Top Facts about Turf Moor, Burnley's home
Stadiums hold the most interesting stories in their heart. Today we are going to read about one of these stadiums in Sportmob's top facts about Top Facts about Turf Moor.
Welcome to Sportmob's Top facts about Turf Moor. Turf Moor is a football stadium in Burnley, Lancashire, England, that has been home to Burnley Football Club since 1883. Turf Moor is the second-longest continually used ground in English professional football, with this unbroken service. The stadium, which has a capacity of 21,944, is located on Harry Potts Way, named for the manager who led the club to the First Division title in 1959–60.
Burnley Cricket Club moved to the Turf Moor location in 1843, and it has been used for athletic events ever then. Burnley F.C. was invited to use a pitch close to the cricket field in 1883. The first grandstand was not built until 1885, and in the same year, terraces were added to each end of the ground.
All of the stands were renovated between the mid-1950s and the mid-1970s. Turf Moor was refurbished again in the 1990s when the Longside and Bee Hole End terraces were rebuilt with all-seater stands in response to the Taylor Report's recommendations. The Bob Lord Stand, the Cricket Field Stand, the James Hargreaves Stand, and the Jimmy McIlroy Stand are the four stands at the stadium as of 2022.
When Prince Albert Victor attended a friendly match between Burnley and Bolton Wanderers in 1886, Turf Moor became the first football field to be visited by a member of the Royal Family. The stadium hosted its first Football League encounter in October 1888, with Fred Poland scoring the first league goal.
Turf Moor held its only FA Cup semi-final in 1922, and an international match between England and Wales took place there in 1927. The stadium's record attendance was 54,775 for an FA Cup third-round match between Burnley and Huddersfield Town in 1924. Of course, that's not all we have to say in our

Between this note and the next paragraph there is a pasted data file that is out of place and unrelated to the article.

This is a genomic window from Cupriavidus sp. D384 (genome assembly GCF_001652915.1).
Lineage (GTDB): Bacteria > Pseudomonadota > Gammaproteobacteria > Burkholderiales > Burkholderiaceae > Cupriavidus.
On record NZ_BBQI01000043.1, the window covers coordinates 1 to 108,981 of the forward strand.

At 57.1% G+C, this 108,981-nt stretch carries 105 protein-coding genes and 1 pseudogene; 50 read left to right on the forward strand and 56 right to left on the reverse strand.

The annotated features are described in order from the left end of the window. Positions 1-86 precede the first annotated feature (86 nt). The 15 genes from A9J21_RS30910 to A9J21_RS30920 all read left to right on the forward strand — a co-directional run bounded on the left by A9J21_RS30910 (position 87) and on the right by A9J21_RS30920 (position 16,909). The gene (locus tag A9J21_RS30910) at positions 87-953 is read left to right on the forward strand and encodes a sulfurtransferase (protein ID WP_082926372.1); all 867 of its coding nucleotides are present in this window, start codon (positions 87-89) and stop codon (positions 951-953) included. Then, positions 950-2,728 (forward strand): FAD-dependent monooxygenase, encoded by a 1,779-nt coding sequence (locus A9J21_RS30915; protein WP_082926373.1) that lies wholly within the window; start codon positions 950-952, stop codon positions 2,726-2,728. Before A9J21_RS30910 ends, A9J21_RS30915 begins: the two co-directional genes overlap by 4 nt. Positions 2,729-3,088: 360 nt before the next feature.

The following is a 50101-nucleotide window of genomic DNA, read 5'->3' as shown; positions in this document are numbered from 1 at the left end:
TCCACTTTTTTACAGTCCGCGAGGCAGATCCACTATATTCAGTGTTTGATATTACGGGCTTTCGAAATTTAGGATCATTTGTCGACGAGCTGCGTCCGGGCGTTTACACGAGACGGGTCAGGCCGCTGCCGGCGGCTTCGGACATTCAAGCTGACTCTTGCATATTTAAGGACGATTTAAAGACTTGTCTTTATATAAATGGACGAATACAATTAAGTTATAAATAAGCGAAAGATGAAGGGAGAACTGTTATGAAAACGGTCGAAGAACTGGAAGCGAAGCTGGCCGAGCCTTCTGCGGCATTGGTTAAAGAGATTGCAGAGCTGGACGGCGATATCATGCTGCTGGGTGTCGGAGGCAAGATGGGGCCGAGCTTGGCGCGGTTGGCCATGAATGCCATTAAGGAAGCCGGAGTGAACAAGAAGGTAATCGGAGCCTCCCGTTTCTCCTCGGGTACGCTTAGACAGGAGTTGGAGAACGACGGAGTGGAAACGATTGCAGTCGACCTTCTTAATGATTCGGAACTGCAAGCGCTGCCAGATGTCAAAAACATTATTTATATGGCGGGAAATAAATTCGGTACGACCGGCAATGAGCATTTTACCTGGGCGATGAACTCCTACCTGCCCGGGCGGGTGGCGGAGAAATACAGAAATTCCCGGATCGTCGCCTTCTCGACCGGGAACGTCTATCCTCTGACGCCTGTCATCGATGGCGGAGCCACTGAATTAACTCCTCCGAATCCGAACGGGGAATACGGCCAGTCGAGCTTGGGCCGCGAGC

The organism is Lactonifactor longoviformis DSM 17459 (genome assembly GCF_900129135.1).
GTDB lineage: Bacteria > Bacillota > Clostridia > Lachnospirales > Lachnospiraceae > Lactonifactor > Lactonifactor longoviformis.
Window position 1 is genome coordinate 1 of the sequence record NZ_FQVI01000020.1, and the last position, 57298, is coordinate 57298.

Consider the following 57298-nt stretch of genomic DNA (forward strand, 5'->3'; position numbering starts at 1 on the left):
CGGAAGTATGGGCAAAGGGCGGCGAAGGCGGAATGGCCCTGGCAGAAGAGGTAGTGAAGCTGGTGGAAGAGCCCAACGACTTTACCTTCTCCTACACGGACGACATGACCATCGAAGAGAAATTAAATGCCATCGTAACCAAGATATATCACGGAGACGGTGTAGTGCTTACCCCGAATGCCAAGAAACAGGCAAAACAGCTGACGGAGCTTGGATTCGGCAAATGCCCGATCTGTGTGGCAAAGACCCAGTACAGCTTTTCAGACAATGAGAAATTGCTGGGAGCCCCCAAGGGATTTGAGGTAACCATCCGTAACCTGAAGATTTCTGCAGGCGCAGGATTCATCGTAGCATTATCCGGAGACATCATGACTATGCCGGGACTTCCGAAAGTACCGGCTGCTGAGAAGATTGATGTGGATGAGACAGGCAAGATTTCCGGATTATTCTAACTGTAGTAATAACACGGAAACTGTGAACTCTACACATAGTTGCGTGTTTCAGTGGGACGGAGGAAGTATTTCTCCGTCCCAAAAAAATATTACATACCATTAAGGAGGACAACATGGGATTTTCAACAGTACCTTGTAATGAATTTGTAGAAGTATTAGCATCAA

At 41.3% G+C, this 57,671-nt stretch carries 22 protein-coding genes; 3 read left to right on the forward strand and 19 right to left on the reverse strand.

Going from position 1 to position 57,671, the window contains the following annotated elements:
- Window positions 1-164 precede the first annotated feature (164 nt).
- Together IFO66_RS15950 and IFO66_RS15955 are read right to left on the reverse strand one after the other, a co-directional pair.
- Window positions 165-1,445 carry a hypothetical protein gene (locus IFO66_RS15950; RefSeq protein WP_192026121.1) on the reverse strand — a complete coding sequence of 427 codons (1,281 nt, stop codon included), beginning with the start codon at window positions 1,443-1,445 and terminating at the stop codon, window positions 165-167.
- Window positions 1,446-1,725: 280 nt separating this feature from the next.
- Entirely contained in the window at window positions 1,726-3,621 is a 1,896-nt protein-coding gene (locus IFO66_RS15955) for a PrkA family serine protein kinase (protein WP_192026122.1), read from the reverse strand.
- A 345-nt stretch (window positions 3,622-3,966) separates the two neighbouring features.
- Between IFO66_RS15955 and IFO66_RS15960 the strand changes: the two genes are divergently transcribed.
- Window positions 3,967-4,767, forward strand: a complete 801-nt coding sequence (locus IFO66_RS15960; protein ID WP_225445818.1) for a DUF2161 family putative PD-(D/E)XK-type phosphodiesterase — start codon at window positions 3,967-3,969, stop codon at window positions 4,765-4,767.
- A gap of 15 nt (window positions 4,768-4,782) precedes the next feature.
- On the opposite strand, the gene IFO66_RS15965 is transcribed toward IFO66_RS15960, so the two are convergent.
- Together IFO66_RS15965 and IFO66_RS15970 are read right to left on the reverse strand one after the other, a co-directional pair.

Top facts about Turf Moor
Let's start! Top Facts about Turf Moor
Before we dive into Sportmob's
Top facts about Turf Moor
, we will take a look at some basic info about this stadium. Knowing this information will help us to reveal more secrets in paragraphs to come!
Burnley, Lancashire, England
105 by 68 meters, 114.8 yds × 74.4 yd
Turf Moor History
Burnley is a town in Lancashire, England, near the Pennines, where the River Brun drains the moors to the east.  Grass Moor was one of the town's commons during the Middle Ages, and the locals most likely cut turf for fuel.
Burnley Cricket Club made the Turf Moor location their home in 1843, and sports have been played there ever since. There was a brief attempt to host an annual horse race before 1840. Burnley Rovers played a team from Bacup in an evening match in 1878 to demonstrate the use of electric illumination.
Only three lamps, driven by a small engine, ringed the pitch; the experiment cost £39 (equivalent to £4,000 in 2022) but was unsuccessful since the darkness prompted many spectators to leave early. In January 1883, the cricket club leased seven acres of property to the east of the cricket field, between the cricket field and Bee Hole Colliery.
The next month, they invited Burnley Football Club to relocate from its original home at Calder Vale to the cricket field's pitch. Burnley contributed £65 (about £7,000 in 2022) to the setup costs. Burnley's first match at Turf Moor was against Rawtenstall on February 17th, although they lost 6–3; according to a local newspaper, "a high wind made precise play impossible." Charles Riley, a committee member, was later named Turf Moor's first groundskeeper.